And lo and behold – there it is. If I go back, it won’t be enough. I can’t ignore the disgrace of an ignorant life, my ignorant life.

So, I continue to embrace the exhaustion and slow collapse of my old life with a (now) renewed focus. Eventually the demolition will slow and new earth will start to see the light and I can start to bloom in truth. Slowly. Slowly it will come.

Right now, the connection feels haphazard and awkward but with diligent effort higher energy will be the norm. Not the constant, not ever. But more oft than not.


Me and My Ant

In my never-ending quest to find myself I feel sometimes like I just end up walking further away.

I’m trying to understand meditation and I know I don’t fully grasp it because I’m not entering any other dimension of myself – I only seem to be doing more thinking. I’m trying to will myself into a state of peace but, nope, that’s not meditation. Don’t get me wrong – an inner calm and peace, I believe, are side effects of meditation, but that’s not something you can will. Again, I go back to Being. This is what it’s about – it’s NOT about trying – yet that’s all I seem to do. Dammit – why do I have to be such a determined and willful person?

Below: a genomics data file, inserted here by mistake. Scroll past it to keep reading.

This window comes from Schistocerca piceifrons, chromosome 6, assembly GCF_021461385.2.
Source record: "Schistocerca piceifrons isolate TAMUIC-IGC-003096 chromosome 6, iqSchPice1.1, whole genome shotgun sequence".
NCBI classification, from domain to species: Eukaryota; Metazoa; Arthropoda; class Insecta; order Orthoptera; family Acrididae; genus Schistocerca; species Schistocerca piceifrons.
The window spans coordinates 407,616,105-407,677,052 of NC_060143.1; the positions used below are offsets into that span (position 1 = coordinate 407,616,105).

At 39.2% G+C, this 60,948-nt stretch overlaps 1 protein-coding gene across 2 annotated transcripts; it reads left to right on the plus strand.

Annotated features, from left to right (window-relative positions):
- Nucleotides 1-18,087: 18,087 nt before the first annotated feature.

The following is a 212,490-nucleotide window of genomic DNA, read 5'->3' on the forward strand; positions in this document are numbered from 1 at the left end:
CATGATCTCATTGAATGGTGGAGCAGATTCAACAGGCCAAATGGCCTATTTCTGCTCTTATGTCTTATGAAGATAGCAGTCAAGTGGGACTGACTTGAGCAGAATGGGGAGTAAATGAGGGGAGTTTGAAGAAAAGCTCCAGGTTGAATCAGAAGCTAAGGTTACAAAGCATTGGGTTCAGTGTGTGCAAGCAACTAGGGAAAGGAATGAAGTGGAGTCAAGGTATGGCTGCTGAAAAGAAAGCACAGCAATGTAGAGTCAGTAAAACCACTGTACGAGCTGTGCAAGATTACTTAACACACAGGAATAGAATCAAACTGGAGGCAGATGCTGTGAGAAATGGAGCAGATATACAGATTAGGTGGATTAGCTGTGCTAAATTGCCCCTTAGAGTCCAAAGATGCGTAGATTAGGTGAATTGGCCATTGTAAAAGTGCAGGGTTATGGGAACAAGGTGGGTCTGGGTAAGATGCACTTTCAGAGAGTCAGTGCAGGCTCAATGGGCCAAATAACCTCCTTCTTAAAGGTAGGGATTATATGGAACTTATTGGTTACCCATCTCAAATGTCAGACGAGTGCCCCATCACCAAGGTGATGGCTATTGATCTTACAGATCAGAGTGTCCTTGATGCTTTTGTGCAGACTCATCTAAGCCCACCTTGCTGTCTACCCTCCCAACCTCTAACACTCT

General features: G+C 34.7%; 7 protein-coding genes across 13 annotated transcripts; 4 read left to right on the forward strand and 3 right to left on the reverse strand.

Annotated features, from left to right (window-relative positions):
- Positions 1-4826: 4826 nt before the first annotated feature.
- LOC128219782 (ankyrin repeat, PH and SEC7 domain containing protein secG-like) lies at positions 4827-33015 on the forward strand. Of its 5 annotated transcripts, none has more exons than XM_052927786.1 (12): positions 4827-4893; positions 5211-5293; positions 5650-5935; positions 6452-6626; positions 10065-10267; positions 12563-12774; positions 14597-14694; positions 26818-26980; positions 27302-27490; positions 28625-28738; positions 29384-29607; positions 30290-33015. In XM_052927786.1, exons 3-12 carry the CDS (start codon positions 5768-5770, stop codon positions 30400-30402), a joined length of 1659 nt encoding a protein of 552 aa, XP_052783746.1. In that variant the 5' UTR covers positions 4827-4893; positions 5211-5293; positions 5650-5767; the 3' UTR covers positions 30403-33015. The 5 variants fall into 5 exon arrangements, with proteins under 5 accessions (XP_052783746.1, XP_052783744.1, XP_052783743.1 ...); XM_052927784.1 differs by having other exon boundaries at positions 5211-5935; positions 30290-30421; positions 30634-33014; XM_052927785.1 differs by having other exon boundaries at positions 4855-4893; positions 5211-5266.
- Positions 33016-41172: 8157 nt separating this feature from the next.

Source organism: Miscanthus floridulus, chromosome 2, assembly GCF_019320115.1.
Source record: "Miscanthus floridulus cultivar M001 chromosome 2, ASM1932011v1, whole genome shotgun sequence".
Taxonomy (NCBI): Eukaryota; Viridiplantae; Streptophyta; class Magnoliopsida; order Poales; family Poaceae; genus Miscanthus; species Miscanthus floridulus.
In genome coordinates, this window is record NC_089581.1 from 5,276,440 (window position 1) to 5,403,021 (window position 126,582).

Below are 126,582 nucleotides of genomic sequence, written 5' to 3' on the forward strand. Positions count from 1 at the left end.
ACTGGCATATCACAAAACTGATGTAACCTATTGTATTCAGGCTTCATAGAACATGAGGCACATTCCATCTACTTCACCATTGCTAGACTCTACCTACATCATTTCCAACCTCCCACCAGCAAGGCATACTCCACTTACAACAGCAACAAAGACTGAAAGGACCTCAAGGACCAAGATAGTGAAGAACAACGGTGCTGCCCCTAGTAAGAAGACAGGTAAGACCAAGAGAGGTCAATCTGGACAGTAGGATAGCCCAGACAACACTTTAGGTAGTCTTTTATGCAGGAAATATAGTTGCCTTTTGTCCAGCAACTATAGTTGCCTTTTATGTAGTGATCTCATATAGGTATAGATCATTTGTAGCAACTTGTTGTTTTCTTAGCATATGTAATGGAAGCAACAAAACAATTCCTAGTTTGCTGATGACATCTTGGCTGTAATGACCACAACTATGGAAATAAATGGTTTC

Meditation is a process through which one becomes aware. And it is in this awareness – full and open awareness – where the peace and knowledge of self resides.

But how do I get there?

It suddenly became a little bit clearer to me the other night when reading Way of the Peaceful Warrior by Dan Millman. In it, it states:

Meditation consists of two simultaneous processes: One is insight – paying attention to what is arising. The other is surrender – letting go of attachment to arising thoughts. This is how you cut free of the mind.

I think I’ve been stuck on step one and not fully understanding step two. I’m pretty good at paying attention to arising thoughts and feelings. But once they come, I’m not surrendering to them. I’ve been shutting them off. I shut them off because I don’t believe they should be there. All the mess and commotion and unhappiness – those aren’t peaceful, meditative thoughts! So that’s when I start trying. I start trying to turn the bad stuff off and begin trying to will myself into peace and light.

What a fool I’ve been!